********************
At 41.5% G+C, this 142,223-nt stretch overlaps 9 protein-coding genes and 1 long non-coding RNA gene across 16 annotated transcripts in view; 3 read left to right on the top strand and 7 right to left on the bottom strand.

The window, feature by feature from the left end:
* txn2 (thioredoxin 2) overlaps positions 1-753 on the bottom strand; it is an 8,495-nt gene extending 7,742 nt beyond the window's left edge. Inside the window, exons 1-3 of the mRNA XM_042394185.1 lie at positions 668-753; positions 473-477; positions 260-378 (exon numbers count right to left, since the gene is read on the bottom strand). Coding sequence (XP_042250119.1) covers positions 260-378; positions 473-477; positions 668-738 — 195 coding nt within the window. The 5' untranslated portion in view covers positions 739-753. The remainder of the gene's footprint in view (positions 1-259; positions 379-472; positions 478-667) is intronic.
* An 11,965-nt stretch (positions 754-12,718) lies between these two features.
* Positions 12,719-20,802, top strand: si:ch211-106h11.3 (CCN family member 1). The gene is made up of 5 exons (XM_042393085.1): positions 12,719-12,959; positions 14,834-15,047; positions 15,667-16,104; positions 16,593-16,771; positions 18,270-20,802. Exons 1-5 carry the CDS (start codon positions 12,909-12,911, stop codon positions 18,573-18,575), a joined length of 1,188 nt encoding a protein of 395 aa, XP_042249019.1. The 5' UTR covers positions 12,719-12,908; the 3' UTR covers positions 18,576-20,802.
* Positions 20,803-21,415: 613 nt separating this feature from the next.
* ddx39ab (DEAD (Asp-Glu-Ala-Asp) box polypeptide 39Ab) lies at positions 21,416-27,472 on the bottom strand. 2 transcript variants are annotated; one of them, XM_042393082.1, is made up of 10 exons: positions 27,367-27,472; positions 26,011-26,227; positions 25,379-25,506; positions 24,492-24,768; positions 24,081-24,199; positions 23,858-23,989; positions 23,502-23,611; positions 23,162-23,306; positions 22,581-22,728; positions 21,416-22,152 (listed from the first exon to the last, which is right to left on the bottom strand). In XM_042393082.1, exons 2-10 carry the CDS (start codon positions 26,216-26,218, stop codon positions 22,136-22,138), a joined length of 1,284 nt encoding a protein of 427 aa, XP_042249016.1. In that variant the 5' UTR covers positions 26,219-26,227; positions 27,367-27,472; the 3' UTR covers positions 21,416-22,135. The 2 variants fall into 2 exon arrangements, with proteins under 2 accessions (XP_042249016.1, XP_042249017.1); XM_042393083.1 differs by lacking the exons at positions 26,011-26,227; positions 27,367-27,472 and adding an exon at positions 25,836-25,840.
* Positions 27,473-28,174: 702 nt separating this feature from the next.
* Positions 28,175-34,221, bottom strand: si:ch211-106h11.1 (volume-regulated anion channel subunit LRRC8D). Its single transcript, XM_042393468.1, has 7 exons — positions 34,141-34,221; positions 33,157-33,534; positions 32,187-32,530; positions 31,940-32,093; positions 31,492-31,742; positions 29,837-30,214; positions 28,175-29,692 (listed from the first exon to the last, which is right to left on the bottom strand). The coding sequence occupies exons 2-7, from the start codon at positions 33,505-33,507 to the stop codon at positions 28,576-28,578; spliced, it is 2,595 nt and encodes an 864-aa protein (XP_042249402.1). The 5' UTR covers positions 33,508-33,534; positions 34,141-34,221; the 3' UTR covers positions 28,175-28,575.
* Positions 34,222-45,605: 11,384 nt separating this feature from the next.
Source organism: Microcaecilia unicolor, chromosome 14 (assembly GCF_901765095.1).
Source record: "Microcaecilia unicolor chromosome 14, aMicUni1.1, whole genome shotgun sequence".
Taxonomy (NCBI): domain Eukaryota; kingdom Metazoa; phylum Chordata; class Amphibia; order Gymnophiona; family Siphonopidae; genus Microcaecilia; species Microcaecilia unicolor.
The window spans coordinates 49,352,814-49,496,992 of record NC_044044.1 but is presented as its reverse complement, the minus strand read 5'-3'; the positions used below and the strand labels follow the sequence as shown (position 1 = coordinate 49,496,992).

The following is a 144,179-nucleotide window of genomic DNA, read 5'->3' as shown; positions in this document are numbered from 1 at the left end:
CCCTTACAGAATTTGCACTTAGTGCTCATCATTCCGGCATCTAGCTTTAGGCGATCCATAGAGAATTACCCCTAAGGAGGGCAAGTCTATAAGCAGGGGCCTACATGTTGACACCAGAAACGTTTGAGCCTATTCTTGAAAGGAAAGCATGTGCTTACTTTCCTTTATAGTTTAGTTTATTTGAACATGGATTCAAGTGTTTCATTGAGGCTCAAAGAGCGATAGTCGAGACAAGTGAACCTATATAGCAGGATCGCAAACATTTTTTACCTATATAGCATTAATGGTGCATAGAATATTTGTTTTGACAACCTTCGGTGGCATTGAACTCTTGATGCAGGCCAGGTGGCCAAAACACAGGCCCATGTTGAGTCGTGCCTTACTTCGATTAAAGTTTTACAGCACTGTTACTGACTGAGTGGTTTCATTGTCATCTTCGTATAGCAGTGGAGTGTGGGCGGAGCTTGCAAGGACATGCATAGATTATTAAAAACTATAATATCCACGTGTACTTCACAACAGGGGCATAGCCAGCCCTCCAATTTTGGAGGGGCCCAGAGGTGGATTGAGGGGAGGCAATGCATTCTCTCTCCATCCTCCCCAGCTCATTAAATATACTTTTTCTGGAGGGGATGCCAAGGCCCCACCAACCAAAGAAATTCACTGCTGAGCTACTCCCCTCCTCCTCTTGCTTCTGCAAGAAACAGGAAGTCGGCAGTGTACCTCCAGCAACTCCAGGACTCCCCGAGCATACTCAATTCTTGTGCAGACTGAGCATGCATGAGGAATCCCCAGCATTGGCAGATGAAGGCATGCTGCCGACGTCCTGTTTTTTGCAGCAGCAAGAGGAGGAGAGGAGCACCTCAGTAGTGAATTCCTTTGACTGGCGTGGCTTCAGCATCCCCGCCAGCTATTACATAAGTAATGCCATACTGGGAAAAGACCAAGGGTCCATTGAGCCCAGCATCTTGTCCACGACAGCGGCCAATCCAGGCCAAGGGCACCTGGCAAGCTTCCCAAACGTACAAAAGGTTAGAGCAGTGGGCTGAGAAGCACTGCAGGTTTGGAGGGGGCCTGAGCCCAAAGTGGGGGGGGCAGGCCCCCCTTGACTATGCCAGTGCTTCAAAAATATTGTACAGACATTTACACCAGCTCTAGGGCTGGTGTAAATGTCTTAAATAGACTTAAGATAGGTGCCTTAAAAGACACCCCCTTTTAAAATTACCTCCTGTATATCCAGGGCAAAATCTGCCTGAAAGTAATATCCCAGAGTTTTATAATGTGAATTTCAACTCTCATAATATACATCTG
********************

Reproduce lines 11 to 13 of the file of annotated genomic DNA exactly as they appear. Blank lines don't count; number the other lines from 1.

Source organism: Microcaecilia unicolor, chromosome 14 (assembly GCF_901765095.1).
Source record: "Microcaecilia unicolor chromosome 14, aMicUni1.1, whole genome shotgun sequence".
Taxonomy (NCBI): domain Eukaryota; kingdom Metazoa; phylum Chordata; class Amphibia; order Gymnophiona; family Siphonopidae; genus Microcaecilia; species Microcaecilia unicolor.